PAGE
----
Quietyme has been a solution for the health care and hospitality industry aiming to keep noise levels down and living conditions as high-quality as possible.

The Wisconsin-based company has recently branched out to offer the same type of control system for property managers and landlords to help keep their tenants happy.

The original idea for Quietyme emerged when founder John Bialk was working as a property manager. Dealing with noise complaints, he said, was one of the most common issues that oftentimes would lead to feuds between neighbors.

“Noise was one of the biggest complaints that I could never fix, and I was responsible for providing a quiet environment, and I had no knowledge of what was going on,” Bialk said. “I had to go off of other people’s accusations, and the best we could do was tell them to report it to the police so we had documentation.”

Feeling that much of his time was spent managing complaints instead of managing the property, Bialk decided to develop a noise-monitoring system. The system sets off an alert via a text message or email when a tenant’s dog is barking all day long or a neighbor has friends over late listening to music.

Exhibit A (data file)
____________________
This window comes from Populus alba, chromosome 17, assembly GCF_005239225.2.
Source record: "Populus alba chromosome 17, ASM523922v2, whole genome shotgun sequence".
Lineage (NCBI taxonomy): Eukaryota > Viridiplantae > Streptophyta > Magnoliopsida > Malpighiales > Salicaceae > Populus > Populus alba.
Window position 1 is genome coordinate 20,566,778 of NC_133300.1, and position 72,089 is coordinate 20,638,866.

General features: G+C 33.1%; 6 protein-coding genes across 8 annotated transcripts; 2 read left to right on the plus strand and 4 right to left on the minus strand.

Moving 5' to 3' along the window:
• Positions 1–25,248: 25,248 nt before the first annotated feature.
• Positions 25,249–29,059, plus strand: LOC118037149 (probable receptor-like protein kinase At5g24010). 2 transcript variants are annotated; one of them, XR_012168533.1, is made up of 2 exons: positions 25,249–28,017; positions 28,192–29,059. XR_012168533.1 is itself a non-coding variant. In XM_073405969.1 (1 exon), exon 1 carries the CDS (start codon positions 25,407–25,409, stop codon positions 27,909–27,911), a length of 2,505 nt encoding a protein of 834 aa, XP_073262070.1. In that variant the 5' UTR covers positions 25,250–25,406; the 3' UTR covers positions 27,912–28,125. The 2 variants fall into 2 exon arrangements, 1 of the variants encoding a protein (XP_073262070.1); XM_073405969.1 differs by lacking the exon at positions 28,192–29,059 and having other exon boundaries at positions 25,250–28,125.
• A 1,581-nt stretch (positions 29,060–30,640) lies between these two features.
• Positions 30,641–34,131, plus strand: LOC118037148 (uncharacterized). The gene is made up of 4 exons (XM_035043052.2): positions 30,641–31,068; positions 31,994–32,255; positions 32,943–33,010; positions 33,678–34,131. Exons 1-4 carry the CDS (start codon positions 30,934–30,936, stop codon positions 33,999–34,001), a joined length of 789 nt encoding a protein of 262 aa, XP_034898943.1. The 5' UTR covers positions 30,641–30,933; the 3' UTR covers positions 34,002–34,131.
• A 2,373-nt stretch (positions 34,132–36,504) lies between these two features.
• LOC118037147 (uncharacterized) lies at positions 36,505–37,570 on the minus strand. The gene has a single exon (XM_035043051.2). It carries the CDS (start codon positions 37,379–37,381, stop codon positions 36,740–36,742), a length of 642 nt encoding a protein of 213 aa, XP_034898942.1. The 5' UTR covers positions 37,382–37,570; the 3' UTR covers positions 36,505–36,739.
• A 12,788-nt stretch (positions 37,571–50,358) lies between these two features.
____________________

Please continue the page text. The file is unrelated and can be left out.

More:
Quietyme doesn’t intrude on privacy at all, which Bialk said is often an initial tenant concern. It measures noise purely based on decibels and has no capabilities to listen in on a conversation, he said.

The goal is to solve problems before they even begin. The system works to monitor noise levels via a wireless network, in addition to monitoring humidity levels, light and temperature. For $3 per month, per unit, property managers can cover roughly 200 units.


One main hub can be connected with add-on wireless sensors throughout the property that can keep track of all rooms in a building. The information gathered is then used to alert and report problems or damages through a smartphone application.

Property managers can analyze data by logging in to an online account. Additionally, tenants can sign up to receive immediate alerts when the decibel level has reached a certain level so they can avoid any confrontation at all.

Quietyme can also monitor mold and mildew based on humidity levels as well as potential water damage, the risk of freezing pipes, and carbon monoxide and smoke alarms throughout a property. Landlords are also able to monitor movement and activity in vacant units.

The company is also doing a partnership with American Family Insurance, as the product is intended to keep tabs on potentially damaging temperature shifts and water leaks. In what could save the insurance industry money, the partnership has a big interest in keeping costs down for renters and landlords.

Email Kimberly Manning.

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